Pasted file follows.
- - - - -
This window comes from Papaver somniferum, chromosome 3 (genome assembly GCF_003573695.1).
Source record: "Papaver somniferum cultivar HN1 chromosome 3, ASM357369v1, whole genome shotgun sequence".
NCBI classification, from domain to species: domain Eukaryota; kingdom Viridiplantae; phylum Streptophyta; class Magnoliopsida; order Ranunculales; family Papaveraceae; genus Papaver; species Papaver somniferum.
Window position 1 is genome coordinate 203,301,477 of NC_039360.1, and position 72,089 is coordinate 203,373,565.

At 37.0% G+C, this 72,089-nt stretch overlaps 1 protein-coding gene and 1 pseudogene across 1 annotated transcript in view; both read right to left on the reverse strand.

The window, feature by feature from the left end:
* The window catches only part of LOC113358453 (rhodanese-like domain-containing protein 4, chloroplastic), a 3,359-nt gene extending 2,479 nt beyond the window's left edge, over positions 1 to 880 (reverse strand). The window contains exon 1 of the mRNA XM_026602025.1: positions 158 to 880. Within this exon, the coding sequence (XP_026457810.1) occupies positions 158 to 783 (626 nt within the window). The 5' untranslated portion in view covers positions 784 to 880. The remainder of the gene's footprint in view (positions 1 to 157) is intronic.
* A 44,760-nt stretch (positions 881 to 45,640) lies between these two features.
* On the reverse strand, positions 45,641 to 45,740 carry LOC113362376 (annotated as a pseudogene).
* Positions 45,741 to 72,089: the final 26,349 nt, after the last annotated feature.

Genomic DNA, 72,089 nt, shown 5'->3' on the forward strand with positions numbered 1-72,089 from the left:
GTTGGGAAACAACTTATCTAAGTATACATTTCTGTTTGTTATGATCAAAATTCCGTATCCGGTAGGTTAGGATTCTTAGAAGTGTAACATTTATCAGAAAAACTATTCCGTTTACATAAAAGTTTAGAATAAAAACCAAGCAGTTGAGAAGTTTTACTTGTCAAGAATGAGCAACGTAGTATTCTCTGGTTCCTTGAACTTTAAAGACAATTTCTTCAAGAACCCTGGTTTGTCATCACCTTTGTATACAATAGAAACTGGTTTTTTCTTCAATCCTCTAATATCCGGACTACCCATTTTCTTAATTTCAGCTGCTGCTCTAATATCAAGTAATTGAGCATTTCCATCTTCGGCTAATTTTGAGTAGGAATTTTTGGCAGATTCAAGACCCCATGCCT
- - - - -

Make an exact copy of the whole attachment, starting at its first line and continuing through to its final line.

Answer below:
This window comes from Papaver somniferum, chromosome 3 (genome assembly GCF_003573695.1).
Source record: "Papaver somniferum cultivar HN1 chromosome 3, ASM357369v1, whole genome shotgun sequence".
NCBI classification, from domain to species: domain Eukaryota; kingdom Viridiplantae; phylum Streptophyta; class Magnoliopsida; order Ranunculales; family Papaveraceae; genus Papaver; species Papaver somniferum.
Window position 1 is genome coordinate 203,301,477 of NC_039360.1, and position 72,089 is coordinate 203,373,565.

At 37.0% G+C, this 72,089-nt stretch overlaps 1 protein-coding gene and 1 pseudogene across 1 annotated transcript in view; both read right to left on the reverse strand.

The window, feature by feature from the left end:
* The window catches only part of LOC113358453 (rhodanese-like domain-containing protein 4, chloroplastic), a 3,359-nt gene extending 2,479 nt beyond the window's left edge, over positions 1 to 880 (reverse strand). The window contains exon 1 of the mRNA XM_026602025.1: positions 158 to 880. Within this exon, the coding sequence (XP_026457810.1) occupies positions 158 to 783 (626 nt within the window). The 5' untranslated portion in view covers positions 784 to 880. The remainder of the gene's footprint in view (positions 1 to 157) is intronic.
* A 44,760-nt stretch (positions 881 to 45,640) lies between these two features.
* On the reverse strand, positions 45,641 to 45,740 carry LOC113362376 (annotated as a pseudogene).
* Positions 45,741 to 72,089: the final 26,349 nt, after the last annotated feature.

Genomic DNA, 72,089 nt, shown 5'->3' on the forward strand with positions numbered 1-72,089 from the left:
GTTGGGAAACAACTTATCTAAGTATACATTTCTGTTTGTTATGATCAAAATTCCGTATCCGGTAGGTTAGGATTCTTAGAAGTGTAACATTTATCAGAAAAACTATTCCGTTTACATAAAAGTTTAGAATAAAAACCAAGCAGTTGAGAAGTTTTACTTGTCAAGAATGAGCAACGTAGTATTCTCTGGTTCCTTGAACTTTAAAGACAATTTCTTCAAGAACCCTGGTTTGTCATCACCTTTGTATACAATAGAAACTGGTTTTTTCTTCAATCCTCTAATATCCGGACTACCCATTTTCTTAATTTCAGCTGCTGCTCTAATATCAAGTAATTGAGCATTTCCATCTTCGGCTAATTTTGAGTAGGAATTTTTGGCAGATTCAAGACCCCATGCCT